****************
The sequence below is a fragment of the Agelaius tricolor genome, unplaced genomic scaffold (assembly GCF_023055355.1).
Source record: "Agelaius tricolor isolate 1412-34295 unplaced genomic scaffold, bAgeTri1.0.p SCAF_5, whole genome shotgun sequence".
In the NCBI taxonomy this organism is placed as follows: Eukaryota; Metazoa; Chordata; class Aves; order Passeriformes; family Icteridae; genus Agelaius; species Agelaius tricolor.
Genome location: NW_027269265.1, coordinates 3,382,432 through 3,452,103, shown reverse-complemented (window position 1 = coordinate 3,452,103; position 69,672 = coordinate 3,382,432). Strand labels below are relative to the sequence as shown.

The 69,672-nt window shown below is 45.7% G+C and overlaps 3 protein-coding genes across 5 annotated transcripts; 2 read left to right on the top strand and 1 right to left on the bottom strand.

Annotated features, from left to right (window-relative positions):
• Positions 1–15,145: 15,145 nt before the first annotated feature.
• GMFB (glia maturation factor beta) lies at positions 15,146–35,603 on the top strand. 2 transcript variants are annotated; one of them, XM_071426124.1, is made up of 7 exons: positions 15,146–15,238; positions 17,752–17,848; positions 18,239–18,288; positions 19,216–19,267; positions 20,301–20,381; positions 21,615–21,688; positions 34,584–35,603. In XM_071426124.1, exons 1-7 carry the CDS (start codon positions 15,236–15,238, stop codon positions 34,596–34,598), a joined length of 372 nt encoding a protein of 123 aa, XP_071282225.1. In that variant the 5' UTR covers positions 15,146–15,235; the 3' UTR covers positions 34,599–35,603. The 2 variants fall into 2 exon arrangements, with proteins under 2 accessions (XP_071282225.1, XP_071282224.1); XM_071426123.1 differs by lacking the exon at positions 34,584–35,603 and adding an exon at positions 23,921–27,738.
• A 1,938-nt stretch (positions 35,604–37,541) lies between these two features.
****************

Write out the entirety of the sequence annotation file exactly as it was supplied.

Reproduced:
The sequence below is a fragment of the Agelaius tricolor genome, unplaced genomic scaffold (assembly GCF_023055355.1).
Source record: "Agelaius tricolor isolate 1412-34295 unplaced genomic scaffold, bAgeTri1.0.p SCAF_5, whole genome shotgun sequence".
In the NCBI taxonomy this organism is placed as follows: Eukaryota; Metazoa; Chordata; class Aves; order Passeriformes; family Icteridae; genus Agelaius; species Agelaius tricolor.
Genome location: NW_027269265.1, coordinates 3,382,432 through 3,452,103, shown reverse-complemented (window position 1 = coordinate 3,452,103; position 69,672 = coordinate 3,382,432). Strand labels below are relative to the sequence as shown.

The 69,672-nt window shown below is 45.7% G+C and overlaps 3 protein-coding genes across 5 annotated transcripts; 2 read left to right on the top strand and 1 right to left on the bottom strand.

Annotated features, from left to right (window-relative positions):
• Positions 1–15,145: 15,145 nt before the first annotated feature.
• GMFB (glia maturation factor beta) lies at positions 15,146–35,603 on the top strand. 2 transcript variants are annotated; one of them, XM_071426124.1, is made up of 7 exons: positions 15,146–15,238; positions 17,752–17,848; positions 18,239–18,288; positions 19,216–19,267; positions 20,301–20,381; positions 21,615–21,688; positions 34,584–35,603. In XM_071426124.1, exons 1-7 carry the CDS (start codon positions 15,236–15,238, stop codon positions 34,596–34,598), a joined length of 372 nt encoding a protein of 123 aa, XP_071282225.1. In that variant the 5' UTR covers positions 15,146–15,235; the 3' UTR covers positions 34,599–35,603. The 2 variants fall into 2 exon arrangements, with proteins under 2 accessions (XP_071282225.1, XP_071282224.1); XM_071426123.1 differs by lacking the exon at positions 34,584–35,603 and adding an exon at positions 23,921–27,738.
• A 1,938-nt stretch (positions 35,604–37,541) lies between these two features.